Sometimes it’s easy to let Scripture skim the surface of our hearts, to just let our eyes rove over the words without fully digesting them, like with John 14:2–3, where Jesus says,
My Father’s house has many rooms; if that were not so, would I have told you that I am going there to prepare a place for you? And if I go and prepare a place for you, I will come back and take you to be with me that you also may be where I am.
When I actually slowed down to reread this passage, and when God helped this transition from something I had long known intellectually to something I felt in my heart, Jesus’ words struck me deeply.
The new heaven and earth aren’t some VIP club with angel bouncers, where only the religious elites are welcome. No, by God’s grace, we can be with Jesus. And the craziest thing is that he wants us—you and me—to be with him! Jesus wanted this so badly that he would stop at nothing to redeem and restore our relationship with him. He faced death itself to make us part of his family once more.
And he’s already excitedly preparing rooms for us. God willingly wants to share eternity with us, as unbroken and imperfect as we are right now, even after all the times we’ve failed him!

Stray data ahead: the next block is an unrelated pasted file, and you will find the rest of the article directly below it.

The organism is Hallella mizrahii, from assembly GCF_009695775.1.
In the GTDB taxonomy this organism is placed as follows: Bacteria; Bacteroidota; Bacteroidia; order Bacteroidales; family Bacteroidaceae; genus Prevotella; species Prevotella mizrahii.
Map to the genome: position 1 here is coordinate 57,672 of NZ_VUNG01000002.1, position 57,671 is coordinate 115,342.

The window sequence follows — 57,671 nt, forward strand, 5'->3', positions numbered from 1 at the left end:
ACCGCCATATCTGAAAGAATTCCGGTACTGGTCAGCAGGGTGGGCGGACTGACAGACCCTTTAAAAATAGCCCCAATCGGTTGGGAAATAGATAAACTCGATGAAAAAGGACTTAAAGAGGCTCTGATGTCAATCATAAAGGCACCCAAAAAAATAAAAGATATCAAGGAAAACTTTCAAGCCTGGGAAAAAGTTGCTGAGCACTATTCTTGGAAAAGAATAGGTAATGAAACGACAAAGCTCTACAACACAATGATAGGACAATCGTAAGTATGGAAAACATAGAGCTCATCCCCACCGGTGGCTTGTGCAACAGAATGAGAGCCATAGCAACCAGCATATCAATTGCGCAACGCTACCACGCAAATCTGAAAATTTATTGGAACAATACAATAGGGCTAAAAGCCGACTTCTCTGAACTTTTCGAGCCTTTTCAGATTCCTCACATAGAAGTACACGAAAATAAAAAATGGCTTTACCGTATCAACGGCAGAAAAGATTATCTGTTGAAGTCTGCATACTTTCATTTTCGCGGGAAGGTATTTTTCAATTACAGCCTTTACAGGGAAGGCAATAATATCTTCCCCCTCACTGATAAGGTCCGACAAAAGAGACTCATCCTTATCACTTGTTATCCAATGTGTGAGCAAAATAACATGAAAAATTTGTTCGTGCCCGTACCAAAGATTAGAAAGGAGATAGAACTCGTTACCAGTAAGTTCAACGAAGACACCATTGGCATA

Tips to Develop Your Own Brand of Hospitality
Like I’ve already alluded to, I think the biggest reason why hospitality hasn’t been on my radar was the fact that I had a very limited vision of it. I didn’t know it could come in different forms or “brands.” I thought that since I’m not from a culture that’s well-known for being hospitable, I don’t have my own house to host people, and my cooking skills are abysmal, I pretty much couldn’t be hospitable.
But seeing God’s example of hospitality, I see now how much bigger it can be. It’s more of a posture than a checklist of “acceptable forms of hospitality.” So here are a few ideas to help you discern how you can develop your own brand of hospitality: